The Beer Story: Facts on tap
The truth behind taxes, jobs and the future of the industry.
Why do beer and pubs matter?
Beer is a major British product and a major tax contributor. There are now over 1,000 breweries in the UK
Beer and pubs contribute £19bn to UK GDP and generate £10bn in tax revenue.
The production and sale of beer creates jobs in agriculture, brewing, pubs and the wider supply chain.
In total the beer and pub sector support 1 million UK jobs. 46% of those employed in the sector are 16-24 year olds.
The beer and pub sector is working with the Government to reduce alcohol abuse.
Harmful drinking has nearly halved in the last decade to 4% of the population. Alcohol consumption has fallen by 13% since 2004.
Pubs at the heart of the community
Beer supports pubs
At the heart of every pub is beer, mostly British-brewed, often locally. Beer is enjoyed by almost 32 million adults.
Bringing people together
Pubs are places where people socialise, relax and make connections. It's the original social network. The pub is the focal point of any community, playing a unique role in national life.
Vibrant small businesses
Pubs inject an average of £80,000 into their local economy and pay £66,500 in beer tax every year. Nearly 90% of pubs are community or rural pubs, bringing employment to much needed areas of the UK - these small businesses are vital to the economy.
Providing community services
Many pubs provide a range of important public services including post offices, local shops and broadband internet access. They also hold a variety of community events and activities such as live music that add to local culture.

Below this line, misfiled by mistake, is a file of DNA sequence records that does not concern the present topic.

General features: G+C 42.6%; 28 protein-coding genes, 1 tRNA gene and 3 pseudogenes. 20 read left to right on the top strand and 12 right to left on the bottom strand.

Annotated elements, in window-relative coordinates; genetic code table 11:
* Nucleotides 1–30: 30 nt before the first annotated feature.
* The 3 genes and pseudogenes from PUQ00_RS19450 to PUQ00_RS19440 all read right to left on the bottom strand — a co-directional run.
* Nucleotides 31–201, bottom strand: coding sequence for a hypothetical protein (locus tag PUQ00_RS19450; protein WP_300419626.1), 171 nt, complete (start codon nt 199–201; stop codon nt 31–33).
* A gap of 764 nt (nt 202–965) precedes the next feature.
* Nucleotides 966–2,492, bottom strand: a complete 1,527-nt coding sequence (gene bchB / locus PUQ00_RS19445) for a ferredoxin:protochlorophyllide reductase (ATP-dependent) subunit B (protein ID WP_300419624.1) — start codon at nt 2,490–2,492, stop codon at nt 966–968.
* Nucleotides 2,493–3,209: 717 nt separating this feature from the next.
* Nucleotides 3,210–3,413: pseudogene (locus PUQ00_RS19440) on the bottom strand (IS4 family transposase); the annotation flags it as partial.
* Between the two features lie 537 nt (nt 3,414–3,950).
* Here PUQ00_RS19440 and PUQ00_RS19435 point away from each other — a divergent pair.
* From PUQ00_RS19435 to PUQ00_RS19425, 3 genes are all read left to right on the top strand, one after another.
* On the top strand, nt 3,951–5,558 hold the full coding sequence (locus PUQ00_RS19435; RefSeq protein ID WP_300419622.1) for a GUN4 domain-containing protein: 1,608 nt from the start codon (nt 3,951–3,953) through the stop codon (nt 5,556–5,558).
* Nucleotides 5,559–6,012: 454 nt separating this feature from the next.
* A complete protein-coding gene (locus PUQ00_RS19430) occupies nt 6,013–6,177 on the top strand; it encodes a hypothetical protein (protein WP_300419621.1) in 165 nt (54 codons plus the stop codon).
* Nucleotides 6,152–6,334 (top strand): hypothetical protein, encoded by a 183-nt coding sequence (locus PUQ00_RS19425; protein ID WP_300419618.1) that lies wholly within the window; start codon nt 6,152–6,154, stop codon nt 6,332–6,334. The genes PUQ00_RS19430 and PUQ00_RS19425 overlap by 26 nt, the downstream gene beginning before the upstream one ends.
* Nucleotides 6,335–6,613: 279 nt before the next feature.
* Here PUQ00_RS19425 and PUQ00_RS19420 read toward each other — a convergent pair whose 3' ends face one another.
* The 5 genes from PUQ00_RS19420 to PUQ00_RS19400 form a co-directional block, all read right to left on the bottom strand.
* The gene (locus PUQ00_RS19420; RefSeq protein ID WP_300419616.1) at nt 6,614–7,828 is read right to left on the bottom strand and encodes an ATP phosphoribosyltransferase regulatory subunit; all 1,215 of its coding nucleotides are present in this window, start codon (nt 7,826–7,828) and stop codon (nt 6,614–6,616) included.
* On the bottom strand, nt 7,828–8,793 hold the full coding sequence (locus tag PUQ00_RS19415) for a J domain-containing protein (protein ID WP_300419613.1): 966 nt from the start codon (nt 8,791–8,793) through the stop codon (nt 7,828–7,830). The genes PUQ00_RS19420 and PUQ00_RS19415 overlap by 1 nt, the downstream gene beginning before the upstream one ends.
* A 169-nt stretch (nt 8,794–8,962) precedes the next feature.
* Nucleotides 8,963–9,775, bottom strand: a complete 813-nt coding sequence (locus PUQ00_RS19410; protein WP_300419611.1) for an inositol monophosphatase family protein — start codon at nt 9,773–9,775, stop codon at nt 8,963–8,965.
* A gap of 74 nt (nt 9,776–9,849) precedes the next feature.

Promoting responsible drinking
Pubs are supervised environments and take responsible drinking seriously. The industry invests millions in Drinkaware, Best Bar None, Pubwatch and Challenge 21.
Bitter tax facts
Beer Duty Escalator: Over the top
In 2008 the Government made a commitment to above-inflation duty increases on beer. This is known as the beer duty escalator and is in place until 2014/15. As a result of the escalator, the average pub pint now costs £3.10.
Beer duty escalator: going nowhere
Beer duty is now so high that demand has gone down. Pubs sell a billion fewer pints per year since the introduction of the escalator. With the escalator set to rise again in 2013/14, the net effect could result in a £2million loss to the Treasury.
UK has higher beer duty than all its EU neighbours
Massive differences in duty contribute to fraud, which damages the UK economy. Britons pay 40% of the EU beer tax bill, but only consume 13% of the beer sold in Europe.
What should Government do?
1. Freeze beer duty
It's time to recognise the economic and social value of the Great British beer and pub industry. A pint in a pub should not be an unaffordable luxury.
2. Scrap the escalator
Beer tax has risen by 42% since its introduction in March 2008, making further rises unsustainable. Total beer tax revenues are now flat, as beer sales have dropped and consumer incomes have fallen.
3. Rebalance alcohol taxation
The Government should use the tax system to encourage consumers towards lower-strength, British-made drinks.